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Can Ruby Tuesday Bounce Back From Last Week's 15% Drop?

By Rick Munarriz - Apr 11, 2016 at 9:09AM

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The casual dining chain slumps after posting weak quarterly results and announces the departure of its CFO.

Source: Ruby Tuesday.  

One of the casual dining market's meandering players was one of last week's biggest losers. Shares of Ruby Tuesday (RT) declined 15% last week after announcing poorly received financial results and the resignation of its CFO.

Jill Golder stepping down as the chain's top bean counter stings. She lasted less than two years, and it's always going to be problematic when a CFO leaves for greener pastures. However, the real sticking point here is Ruby Tuesday's quarterly results. 

Revenue clocked in at $271.5 million for its fiscal third quarter, 5% below where it was a year earlier. Restaurant closings and another period of negative comps weighed on Ruby Tuesday's performance. It shuttered more than half of its company-owned Lime Fresh eateries, putting a dent in investor plans of approaching the stock as a play on fast casual. It also closed out the period with nine fewer Ruby Tuesday locations than it did a year earlier.

Comparable-restaurant sales took a 3.1% hit. Temporary store closures as a result of severe winter storms played a factor in weaker sales at the individual eatery level, but even without the limited closures comps would've still checked in with a decline of 1.7%.

It's hard to find a silver lining. Margins contracted, and there were year-over-year dips in adjusted net income and EBITDA. Ruby Tuesday's adjusted profit of $0.03 a share fell shy of the $0.05 a share that analysts were forecasting. This isn't a new development. Ruby Tuesday has fallen short of Wall Street's profit targets in three of the past four quarters.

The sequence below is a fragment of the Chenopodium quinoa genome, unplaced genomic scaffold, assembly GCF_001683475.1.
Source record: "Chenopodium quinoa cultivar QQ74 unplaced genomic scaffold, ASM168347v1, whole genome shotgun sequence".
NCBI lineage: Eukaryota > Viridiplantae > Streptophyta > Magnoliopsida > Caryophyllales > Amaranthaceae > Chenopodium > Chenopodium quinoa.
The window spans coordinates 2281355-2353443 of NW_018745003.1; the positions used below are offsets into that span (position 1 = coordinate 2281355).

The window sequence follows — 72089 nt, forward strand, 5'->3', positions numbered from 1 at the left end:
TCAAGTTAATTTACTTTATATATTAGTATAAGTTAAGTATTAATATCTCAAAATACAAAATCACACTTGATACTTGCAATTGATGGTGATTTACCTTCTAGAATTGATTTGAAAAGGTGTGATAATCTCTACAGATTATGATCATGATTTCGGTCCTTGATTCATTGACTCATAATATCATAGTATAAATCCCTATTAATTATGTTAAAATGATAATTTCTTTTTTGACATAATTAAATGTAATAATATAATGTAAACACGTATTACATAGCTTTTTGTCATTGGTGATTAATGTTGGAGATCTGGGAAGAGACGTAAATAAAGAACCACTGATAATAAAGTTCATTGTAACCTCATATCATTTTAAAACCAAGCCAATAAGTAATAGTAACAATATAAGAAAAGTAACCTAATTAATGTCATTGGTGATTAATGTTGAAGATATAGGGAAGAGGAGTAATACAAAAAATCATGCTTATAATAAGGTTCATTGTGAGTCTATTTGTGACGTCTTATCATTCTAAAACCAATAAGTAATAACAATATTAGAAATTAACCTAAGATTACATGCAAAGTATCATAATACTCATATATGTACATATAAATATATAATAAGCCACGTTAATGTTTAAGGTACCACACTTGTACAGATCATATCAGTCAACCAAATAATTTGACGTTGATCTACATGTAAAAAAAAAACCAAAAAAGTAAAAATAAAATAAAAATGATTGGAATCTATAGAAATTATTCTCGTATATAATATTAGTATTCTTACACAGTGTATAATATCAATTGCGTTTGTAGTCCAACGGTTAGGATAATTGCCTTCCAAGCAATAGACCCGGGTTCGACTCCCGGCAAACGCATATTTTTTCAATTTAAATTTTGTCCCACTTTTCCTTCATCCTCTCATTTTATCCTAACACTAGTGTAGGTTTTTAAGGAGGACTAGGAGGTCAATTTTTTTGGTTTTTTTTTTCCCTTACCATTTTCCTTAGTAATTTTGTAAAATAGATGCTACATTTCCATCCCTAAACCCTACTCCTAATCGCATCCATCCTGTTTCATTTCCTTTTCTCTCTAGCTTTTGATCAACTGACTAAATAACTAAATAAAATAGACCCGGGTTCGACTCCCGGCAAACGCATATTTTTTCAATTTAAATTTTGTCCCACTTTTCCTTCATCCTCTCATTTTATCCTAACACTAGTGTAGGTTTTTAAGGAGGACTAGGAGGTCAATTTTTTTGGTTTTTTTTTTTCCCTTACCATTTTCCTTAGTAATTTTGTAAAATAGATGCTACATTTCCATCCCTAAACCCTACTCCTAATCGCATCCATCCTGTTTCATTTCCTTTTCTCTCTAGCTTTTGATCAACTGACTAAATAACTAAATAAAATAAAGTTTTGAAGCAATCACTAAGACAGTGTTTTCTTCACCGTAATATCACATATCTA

Even the one thing that Ruby Tuesday seems to be doing right -- earmarking some of its money for share buybacks -- it's actually doing wrong. It spent $10 million during the quarter to repurchase 1.9 million shares, but the stock is trading for 13% less than its buyback price. In other words, it overpaid for the Ruby Tuesday stock it gobbled down.

The chain has a problem. Folks may be spending more since the average check has risen 2.8% over the past year, but that's more than offset by a 5.9% slide in guest counts. Ruby Tuesday is hoping that a revamped Garden Bar and refreshed decor will help, but the numbers tell a different story. 

This seems to be the never-ending story at Ruby Tuesday. Every few years it goes in for a redo, and any improvement proves to be short-lived. We've gone from imitation Tiffany lamps and bric-a-brac decor to leather banquettes and dark wood, and now it's tweaking with a new remodel. The only constant is that Ruby Tuesday continues to shrink. This will be the fifth consecutive time in which it closes out a fiscal year with fewer restaurants than it had when the period started. 

It's not a surprise that Ruby Tuesday also revised its guidance lower following Thursday's weak report. It now sees negative comps and a much smaller profit than it was originally forecasting. With its presence and growth prospects shrinking, it's getting a lot harder to feel that Ruby Tuesday stock will ever claw its way out of the single digits again.

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